The NeW Review Policy Edition: The History of Title IX

Although it is the application of Title IX to athletics that has gained the greatest public visibility, the law applies to all aspects of education, including course offerings, counseling and counseling materials, financial assistance, student health and insurance benefits and/or other services, housing, marital and parental status of students, physical education and athletics, education programs and activities, and employment. 


Title IX states that, “No person in the United States shall, on the basis of sex, be excluded from participation in, be denied the benefits of, or be subjected to discrimination under any education program or activity receiving Federal financial assistance.” 

History of Title IX 

Title IX was enacted in 1972 as a follow up to the Civil Rights Act of 1964; in that Act, race, color, religion, sex, and national origin were covered as protected classes, but only in areas of employment and public accommodation. Title VI, also enacted in 1964, prohibits discrimination in federally funded private and public entities. It covers race, color, and national origin, but excluded sex.  

During the early 1970s, feminists lobbied Congress to add sex as a protected class category. Title IX was enacted to fill this gap and prohibit discrimination in all federally funded education programs. 

Title IX and Sports 

A focus of Title IX has been around athletic programs, which are considered educational programs and activities. According to the NCAA, there are three basic parts of Title IX as it applies to athletics:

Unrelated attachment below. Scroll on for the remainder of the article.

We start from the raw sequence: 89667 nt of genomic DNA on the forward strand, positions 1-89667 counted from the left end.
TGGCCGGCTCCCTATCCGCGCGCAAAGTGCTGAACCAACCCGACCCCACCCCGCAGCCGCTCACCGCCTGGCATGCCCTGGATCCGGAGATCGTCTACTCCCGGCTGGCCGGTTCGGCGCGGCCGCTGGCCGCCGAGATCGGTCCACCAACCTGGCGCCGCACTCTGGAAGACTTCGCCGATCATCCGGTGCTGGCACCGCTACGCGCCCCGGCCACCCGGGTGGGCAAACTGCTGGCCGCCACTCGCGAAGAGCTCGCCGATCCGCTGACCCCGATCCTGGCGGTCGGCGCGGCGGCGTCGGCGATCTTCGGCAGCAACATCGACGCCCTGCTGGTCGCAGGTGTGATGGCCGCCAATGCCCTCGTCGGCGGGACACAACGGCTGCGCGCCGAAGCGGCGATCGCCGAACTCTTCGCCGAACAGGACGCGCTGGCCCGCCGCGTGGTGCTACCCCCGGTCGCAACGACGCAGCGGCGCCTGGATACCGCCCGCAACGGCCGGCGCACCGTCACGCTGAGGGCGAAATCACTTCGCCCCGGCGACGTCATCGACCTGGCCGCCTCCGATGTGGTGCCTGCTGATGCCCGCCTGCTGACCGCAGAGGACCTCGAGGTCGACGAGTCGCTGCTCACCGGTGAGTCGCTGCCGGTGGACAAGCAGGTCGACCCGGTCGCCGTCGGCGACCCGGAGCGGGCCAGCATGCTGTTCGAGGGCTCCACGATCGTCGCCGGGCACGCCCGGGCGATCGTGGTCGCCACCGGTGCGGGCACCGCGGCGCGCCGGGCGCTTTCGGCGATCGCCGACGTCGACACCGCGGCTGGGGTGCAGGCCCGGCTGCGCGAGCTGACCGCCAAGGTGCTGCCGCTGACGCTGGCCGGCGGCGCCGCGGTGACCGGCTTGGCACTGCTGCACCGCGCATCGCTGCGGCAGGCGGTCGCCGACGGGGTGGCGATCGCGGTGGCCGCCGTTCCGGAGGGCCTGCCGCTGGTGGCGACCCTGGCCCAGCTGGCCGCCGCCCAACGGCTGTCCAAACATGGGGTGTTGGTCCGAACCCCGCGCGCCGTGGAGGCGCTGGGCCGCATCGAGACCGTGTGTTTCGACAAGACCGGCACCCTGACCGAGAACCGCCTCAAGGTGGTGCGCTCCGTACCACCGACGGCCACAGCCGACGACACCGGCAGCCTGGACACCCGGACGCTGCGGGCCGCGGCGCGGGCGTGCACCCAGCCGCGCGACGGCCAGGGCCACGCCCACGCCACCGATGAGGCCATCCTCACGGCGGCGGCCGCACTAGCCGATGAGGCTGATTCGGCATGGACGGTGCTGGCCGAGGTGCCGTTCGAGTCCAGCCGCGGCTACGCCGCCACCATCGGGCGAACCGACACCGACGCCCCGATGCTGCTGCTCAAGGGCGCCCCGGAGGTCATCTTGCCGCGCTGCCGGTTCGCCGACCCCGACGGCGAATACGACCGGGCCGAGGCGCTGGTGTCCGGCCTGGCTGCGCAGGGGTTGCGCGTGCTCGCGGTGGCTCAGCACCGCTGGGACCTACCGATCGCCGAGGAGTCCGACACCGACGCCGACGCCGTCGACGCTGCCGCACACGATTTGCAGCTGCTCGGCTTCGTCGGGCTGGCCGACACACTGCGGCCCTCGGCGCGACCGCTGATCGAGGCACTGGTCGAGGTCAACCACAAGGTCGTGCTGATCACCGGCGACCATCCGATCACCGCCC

Participation: Title IX requires that women and men be provided equitable opportunities to participate in sports. Title IX does not require institutions to offer identical sports but an equal opportunity to play;                           

Scholarships: Title IX requires that female and male student-athletes receive athletics scholarship dollars proportional to their participation; and                           

Other benefits to women athletes: Title IX requires the equal treatment of female and male student-athletes in the provisions of: (a) equipment and supplies; (b) scheduling of games and practice times; (c) travel and daily allowance/per diem; (d) access to tutoring; (e) coaching, (f) locker rooms, practice and competitive facilities; (g) medical and training facilities and services; (h) housing and dining facilities and services; (i) publicity and promotions; (j) support services and (k) recruitment of student-athletes. 

Unintended consequences: There have also been some negative, unintended consequences from the policy. Prior to Title IX, women held the vast majority (90%) of head coaching positions for women’s college teams. After Title IX, money was poured into women’s sports programs, and many male coaches followed. According to a 2021 report from The Institute For Diversity And Ethics In Sport (TIDES), women now hold only 41.1% of coaching positions for female collegiate sports.  

Title IX is also often blamed for the cutting of male collegiate sports programs, as it’s proven to be difficult for schools to equally allocate resources across genders and sports when the budgets (and revenues) from football and basketball are considered. 

Additionally, Title IX has hindered programs aimed at bringing more women into STEM fields. Scholarships or programs that were traditionally intended solely for women were deemed “discriminatory” against men under Title IX.  

This post gives you an overview of the history of Title IX. Stay tuned for our next post on the impact of Title IX more recently.  



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